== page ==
What Are Local Exchange Trading Systems?

Local exchange trading systems are locally organized economic organizations that allow members to participate in the exchange of goods and services among others in the group. Local Exchange Trading Systems (LETS) use a locally created currency as denominations of units of value which can be traded or bartered in exchange for goods or services. Members of LETS typically view the systems as organized and cooperative schemes that maximize purchasing power while benefiting members and the community.

Key Takeaways

  • Local Exchange Trading Systems are simply a bartering system in local communities. The LETS movement reached its height in the 1990s.
  • They exhibit 5 fundamental key traits: cost of service, consent, disclosure, equivalence to the regional currency, as well as interest-free.

How Local Exchange Trading Systems Work

Local Exchange Trading Systems typically exhibit five fundamental traits: cost of service, consent, disclosure, equivalence to the regional currency, and all interest-free. These traits along with general guidelines such as membership fees, detailed logs of transactions and member directories allow for an organized and well run exchange.

Additionally, transactions do not necessarily require a nominal exchange of units. For instance, members can repay other members who have performed for them a service by providing a service in return, as opposed to paying for the original service.

History of Local Exchange Trading Systems

The local exchange trading system traces its roots back to 1983, when Michael Linton came up with the term. When Linton started the Comox Valley LETSystem in British Columbia, Canada, he designed it so members could manage an alternate currency system to that of the federal government. This organization between members would allow them to participate in the local economy even when they lacked traditional currency. Essentially, members would earn and spend credits by doing business with each other.

Here's how it works. Members who participate are given an account. They are listed in a directory of services that are both offered and required in exchange for green dollars. These dollars are equal to federal currency, but are never deposited, issued, or exchanged. Instead, they act like credits, so when someone completes a service for another member, their accounts are updated with the corresponding value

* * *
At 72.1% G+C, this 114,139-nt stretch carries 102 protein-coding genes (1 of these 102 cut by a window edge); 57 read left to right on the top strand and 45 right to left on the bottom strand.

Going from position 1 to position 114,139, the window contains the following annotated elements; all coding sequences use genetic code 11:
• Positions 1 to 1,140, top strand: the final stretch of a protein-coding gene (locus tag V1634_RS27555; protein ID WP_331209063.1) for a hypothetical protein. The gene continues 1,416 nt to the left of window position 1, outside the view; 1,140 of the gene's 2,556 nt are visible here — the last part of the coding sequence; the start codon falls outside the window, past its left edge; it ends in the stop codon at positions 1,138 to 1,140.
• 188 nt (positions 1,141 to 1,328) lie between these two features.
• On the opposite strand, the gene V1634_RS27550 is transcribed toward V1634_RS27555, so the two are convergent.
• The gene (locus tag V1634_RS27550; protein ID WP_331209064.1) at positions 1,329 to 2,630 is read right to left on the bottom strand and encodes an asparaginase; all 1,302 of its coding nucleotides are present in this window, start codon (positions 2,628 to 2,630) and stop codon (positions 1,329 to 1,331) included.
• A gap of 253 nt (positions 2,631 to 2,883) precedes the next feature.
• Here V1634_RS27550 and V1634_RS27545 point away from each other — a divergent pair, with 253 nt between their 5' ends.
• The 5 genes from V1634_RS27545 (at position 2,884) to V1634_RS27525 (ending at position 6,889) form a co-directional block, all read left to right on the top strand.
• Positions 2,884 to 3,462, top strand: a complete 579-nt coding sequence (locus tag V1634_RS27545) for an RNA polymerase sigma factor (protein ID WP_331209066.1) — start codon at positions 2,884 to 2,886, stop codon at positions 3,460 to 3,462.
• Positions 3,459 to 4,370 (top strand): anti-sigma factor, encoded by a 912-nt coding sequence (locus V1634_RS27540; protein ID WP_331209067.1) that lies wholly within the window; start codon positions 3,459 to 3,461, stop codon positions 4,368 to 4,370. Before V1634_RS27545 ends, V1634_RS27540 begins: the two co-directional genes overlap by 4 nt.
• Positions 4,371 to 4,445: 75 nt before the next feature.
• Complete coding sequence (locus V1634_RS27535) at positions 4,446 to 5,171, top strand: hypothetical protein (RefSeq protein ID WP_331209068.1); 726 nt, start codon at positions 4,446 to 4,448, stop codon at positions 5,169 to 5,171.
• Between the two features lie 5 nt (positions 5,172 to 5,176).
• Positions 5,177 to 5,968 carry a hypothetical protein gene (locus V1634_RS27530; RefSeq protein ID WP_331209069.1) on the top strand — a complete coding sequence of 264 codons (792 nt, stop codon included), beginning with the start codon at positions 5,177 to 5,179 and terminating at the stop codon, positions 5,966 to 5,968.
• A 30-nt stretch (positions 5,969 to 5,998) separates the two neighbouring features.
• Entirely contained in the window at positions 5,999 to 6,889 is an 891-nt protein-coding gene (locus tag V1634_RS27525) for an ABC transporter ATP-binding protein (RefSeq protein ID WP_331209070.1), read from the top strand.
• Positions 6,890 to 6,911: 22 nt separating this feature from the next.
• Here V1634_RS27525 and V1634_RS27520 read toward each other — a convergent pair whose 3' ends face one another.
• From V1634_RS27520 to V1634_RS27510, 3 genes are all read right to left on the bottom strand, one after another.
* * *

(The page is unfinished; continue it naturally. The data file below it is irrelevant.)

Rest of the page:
For example, let's say Mary wants her house painted and John accepts the job. When John completes it, his account is credited with the appropriate value from Mary's account. John can then use those green dollars somewhere else. The system also allows people to spend even when they don't have any credits, making up the value by doing jobs when they can.

Many people have difficulty adjusting to this type of money system, which is quite different from conventional currency, which yields interest to savers and costs interest to borrowers. A LETS system incentivizes different behaviors to mutual credit which has no commodity value and no interest.

Most LETS groups range from 50–150 members, with a small core group who use the system as the basis of a lifestyle. After its height in the 1990s, the LETS movement now mostly comprises the same aging people. Interest in local currency has moved on to other designs, such as time-based currency and dollar-backed local voucher schemes. Rather than using a credit or local currency system like green dollars, many countries have started using units of time between members.

On the whole, the movement has been slow to adapt to the internet and to the possibility of networking together. Reluctance to engage with technology, a belief in decentralization/localization and lack of funds have all contributed to this.